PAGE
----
If you operate a business that collects payroll taxes from employees, here’s a warning: Regardless of what your corporate financial situation is, don’t borrow from the withholding tax fund. If that money isn’t there when it’s due, Uncle Sam loses any sense of humor he might have.
Company owners and executives facing a cash flow crunch are sometimes tempted to dip into payroll tax withheld from employees. They think: “I’ll send the money in later when it comes in from another source.” Bad idea!
If the due date arrives and the cash isn’t there, the IRS will crack down hard. In fact, from the government’s perspective, company officials who borrow from payroll taxes are thieves. That money belongs to their employees and is meant to stay in a trust fund to pay income taxes, Social Security and Medicare.
And the corporate veil won’t shield corporate officers in this instance. Unlike other liabilities that a corporation or limited liability company may have, business owners and executives can’t escape personal liability for payroll tax debts.
Let’s say your company has five corporate officers and $100,000 in unpaid trust money. The IRS has to decide who willfully failed to make the payments. Frequently, the government goes after the one who is the easiest to collect from. One corporate officer might end up paying the whole $100,000 because the other four have fled.
If there isn’t enough money to pay the bill, the IRS can attach your business bank accounts or assets. If there’s still a shortfall, the IRS can get a judge to shut you down, seize your assets and auction them off. The IRS wants every cent.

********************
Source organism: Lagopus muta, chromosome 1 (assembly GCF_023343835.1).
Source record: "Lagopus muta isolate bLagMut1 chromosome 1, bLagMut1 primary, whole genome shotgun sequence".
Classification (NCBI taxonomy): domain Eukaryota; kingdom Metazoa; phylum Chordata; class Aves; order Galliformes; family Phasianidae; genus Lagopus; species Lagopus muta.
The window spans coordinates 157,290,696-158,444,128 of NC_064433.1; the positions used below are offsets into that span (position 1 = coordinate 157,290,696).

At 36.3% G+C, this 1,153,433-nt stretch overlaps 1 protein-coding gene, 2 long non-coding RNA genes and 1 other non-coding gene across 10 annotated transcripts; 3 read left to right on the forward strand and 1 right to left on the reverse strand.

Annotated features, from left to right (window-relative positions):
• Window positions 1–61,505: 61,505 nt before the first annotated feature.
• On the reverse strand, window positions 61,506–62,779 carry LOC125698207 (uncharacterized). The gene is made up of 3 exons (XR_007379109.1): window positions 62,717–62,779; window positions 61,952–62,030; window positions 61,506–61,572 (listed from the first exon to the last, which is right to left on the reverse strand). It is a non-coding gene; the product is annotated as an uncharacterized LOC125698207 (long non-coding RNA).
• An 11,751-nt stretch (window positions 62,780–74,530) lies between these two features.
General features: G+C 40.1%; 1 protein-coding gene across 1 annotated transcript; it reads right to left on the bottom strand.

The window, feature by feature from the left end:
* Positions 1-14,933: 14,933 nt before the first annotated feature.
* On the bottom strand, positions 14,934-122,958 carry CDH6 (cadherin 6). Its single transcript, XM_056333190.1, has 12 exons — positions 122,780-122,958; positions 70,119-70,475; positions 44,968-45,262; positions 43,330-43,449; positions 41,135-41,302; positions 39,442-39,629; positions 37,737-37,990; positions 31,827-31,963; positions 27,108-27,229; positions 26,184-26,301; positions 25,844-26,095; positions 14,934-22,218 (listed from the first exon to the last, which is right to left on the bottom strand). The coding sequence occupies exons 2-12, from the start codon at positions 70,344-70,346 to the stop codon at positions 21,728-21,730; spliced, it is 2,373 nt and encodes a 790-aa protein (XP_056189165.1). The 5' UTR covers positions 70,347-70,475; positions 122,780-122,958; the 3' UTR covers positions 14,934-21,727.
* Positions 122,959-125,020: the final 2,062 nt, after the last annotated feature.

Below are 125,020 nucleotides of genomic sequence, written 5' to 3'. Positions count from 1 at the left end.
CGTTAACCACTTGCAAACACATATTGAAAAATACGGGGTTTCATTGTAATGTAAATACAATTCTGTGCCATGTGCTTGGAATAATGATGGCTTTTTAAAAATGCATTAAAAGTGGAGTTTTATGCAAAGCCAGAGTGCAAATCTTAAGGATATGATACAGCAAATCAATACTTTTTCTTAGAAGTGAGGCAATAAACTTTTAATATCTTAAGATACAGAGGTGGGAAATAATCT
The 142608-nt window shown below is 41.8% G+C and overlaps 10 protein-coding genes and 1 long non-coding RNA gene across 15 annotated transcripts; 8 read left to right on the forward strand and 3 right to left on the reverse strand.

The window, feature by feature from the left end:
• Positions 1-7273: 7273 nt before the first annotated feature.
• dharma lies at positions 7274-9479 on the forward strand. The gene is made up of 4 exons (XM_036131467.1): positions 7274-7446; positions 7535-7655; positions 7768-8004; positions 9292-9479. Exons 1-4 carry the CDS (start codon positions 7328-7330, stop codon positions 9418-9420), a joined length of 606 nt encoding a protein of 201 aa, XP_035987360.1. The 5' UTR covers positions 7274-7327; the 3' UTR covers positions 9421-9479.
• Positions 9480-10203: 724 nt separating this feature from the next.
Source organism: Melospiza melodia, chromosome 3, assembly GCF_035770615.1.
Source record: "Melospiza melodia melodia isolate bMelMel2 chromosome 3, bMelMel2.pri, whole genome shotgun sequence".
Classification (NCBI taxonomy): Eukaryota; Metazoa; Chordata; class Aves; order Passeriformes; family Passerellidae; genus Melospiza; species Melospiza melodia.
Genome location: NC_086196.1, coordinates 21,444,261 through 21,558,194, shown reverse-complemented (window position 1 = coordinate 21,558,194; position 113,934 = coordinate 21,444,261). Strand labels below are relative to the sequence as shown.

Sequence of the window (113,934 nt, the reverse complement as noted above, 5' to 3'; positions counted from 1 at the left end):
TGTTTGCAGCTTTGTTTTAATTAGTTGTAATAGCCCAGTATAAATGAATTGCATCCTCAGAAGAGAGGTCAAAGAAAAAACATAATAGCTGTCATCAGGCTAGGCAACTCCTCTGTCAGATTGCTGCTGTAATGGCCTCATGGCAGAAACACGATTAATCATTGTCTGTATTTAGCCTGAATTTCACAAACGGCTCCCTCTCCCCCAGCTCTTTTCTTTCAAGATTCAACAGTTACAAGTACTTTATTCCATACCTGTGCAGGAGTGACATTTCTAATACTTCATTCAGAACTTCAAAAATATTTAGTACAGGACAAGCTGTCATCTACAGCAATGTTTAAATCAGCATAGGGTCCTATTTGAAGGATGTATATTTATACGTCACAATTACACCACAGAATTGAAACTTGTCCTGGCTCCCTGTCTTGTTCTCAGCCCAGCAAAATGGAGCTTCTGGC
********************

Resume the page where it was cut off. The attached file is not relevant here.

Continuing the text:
And there’s more bad news: Even if your firm files for bankruptcy, the debt is not dischargeable.
Will the government send violators to jail? Not in most instances. But if the IRS sees a pattern of repeated violations, it can launch a criminal investigation, which could lead to prison.
The repercussions can spread beyond the company. There are legal precedents that allow the IRS to collect from, say, banks and financial institutions that lend you money to pay those taxes. And the agency can go after partners and other corporate executives, even if they weren’t actively involved in running the company.
The easiest way out of a payroll mess is avoid getting into one in the first place. If you’re involved in a small or medium-sized business, it can be a good idea to hire an outside service to handle payroll duties. A good payroll service provider relieves you of an enormous burden by cutting the checks, making the deductions, taking care of the tax payments and handling recordkeeping. Even so, the company (not the payroll firm) is ultimately responsible, so if you hire one, keep communication open.